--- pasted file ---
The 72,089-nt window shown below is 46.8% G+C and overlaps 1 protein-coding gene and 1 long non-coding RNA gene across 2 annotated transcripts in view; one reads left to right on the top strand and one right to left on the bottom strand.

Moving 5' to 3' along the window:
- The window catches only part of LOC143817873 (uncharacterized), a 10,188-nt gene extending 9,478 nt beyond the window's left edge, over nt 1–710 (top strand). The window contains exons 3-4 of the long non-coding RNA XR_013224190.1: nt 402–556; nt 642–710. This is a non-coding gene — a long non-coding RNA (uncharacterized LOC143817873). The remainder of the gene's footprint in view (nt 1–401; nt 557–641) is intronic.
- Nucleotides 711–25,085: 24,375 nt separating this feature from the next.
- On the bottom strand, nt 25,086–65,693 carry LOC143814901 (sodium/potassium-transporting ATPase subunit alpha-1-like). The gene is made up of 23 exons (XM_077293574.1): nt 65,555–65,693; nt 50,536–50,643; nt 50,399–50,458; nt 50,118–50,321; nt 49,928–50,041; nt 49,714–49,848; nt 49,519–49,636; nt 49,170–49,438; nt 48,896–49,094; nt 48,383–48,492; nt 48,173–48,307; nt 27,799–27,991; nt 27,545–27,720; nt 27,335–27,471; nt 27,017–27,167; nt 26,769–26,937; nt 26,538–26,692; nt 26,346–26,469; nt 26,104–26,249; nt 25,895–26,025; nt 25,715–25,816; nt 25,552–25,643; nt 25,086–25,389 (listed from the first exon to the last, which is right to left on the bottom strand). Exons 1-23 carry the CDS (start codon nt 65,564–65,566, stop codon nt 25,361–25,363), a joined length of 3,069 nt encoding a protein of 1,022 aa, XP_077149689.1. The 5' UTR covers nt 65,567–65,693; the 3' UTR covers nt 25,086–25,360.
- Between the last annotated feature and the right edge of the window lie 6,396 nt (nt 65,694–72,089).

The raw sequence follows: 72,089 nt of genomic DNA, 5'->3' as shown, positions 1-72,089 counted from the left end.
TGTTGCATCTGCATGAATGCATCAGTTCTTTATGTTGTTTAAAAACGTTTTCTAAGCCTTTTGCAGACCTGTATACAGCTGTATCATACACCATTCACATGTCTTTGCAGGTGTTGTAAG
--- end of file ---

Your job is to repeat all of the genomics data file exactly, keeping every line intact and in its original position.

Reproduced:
The 72,089-nt window shown below is 46.8% G+C and overlaps 1 protein-coding gene and 1 long non-coding RNA gene across 2 annotated transcripts in view; one reads left to right on the top strand and one right to left on the bottom strand.

Moving 5' to 3' along the window:
- The window catches only part of LOC143817873 (uncharacterized), a 10,188-nt gene extending 9,478 nt beyond the window's left edge, over nt 1–710 (top strand). The window contains exons 3-4 of the long non-coding RNA XR_013224190.1: nt 402–556; nt 642–710. This is a non-coding gene — a long non-coding RNA (uncharacterized LOC143817873). The remainder of the gene's footprint in view (nt 1–401; nt 557–641) is intronic.
- Nucleotides 711–25,085: 24,375 nt separating this feature from the next.
- On the bottom strand, nt 25,086–65,693 carry LOC143814901 (sodium/potassium-transporting ATPase subunit alpha-1-like). The gene is made up of 23 exons (XM_077293574.1): nt 65,555–65,693; nt 50,536–50,643; nt 50,399–50,458; nt 50,118–50,321; nt 49,928–50,041; nt 49,714–49,848; nt 49,519–49,636; nt 49,170–49,438; nt 48,896–49,094; nt 48,383–48,492; nt 48,173–48,307; nt 27,799–27,991; nt 27,545–27,720; nt 27,335–27,471; nt 27,017–27,167; nt 26,769–26,937; nt 26,538–26,692; nt 26,346–26,469; nt 26,104–26,249; nt 25,895–26,025; nt 25,715–25,816; nt 25,552–25,643; nt 25,086–25,389 (listed from the first exon to the last, which is right to left on the bottom strand). Exons 1-23 carry the CDS (start codon nt 65,564–65,566, stop codon nt 25,361–25,363), a joined length of 3,069 nt encoding a protein of 1,022 aa, XP_077149689.1. The 5' UTR covers nt 65,567–65,693; the 3' UTR covers nt 25,086–25,360.
- Between the last annotated feature and the right edge of the window lie 6,396 nt (nt 65,694–72,089).

The raw sequence follows: 72,089 nt of genomic DNA, 5'->3' as shown, positions 1-72,089 counted from the left end.
TGTTGCATCTGCATGAATGCATCAGTTCTTTATGTTGTTTAAAAACGTTTTCTAAGCCTTTTGCAGACCTGTATACAGCTGTATCATACACCATTCACATGTCTTTGCAGGTGTTGTAAG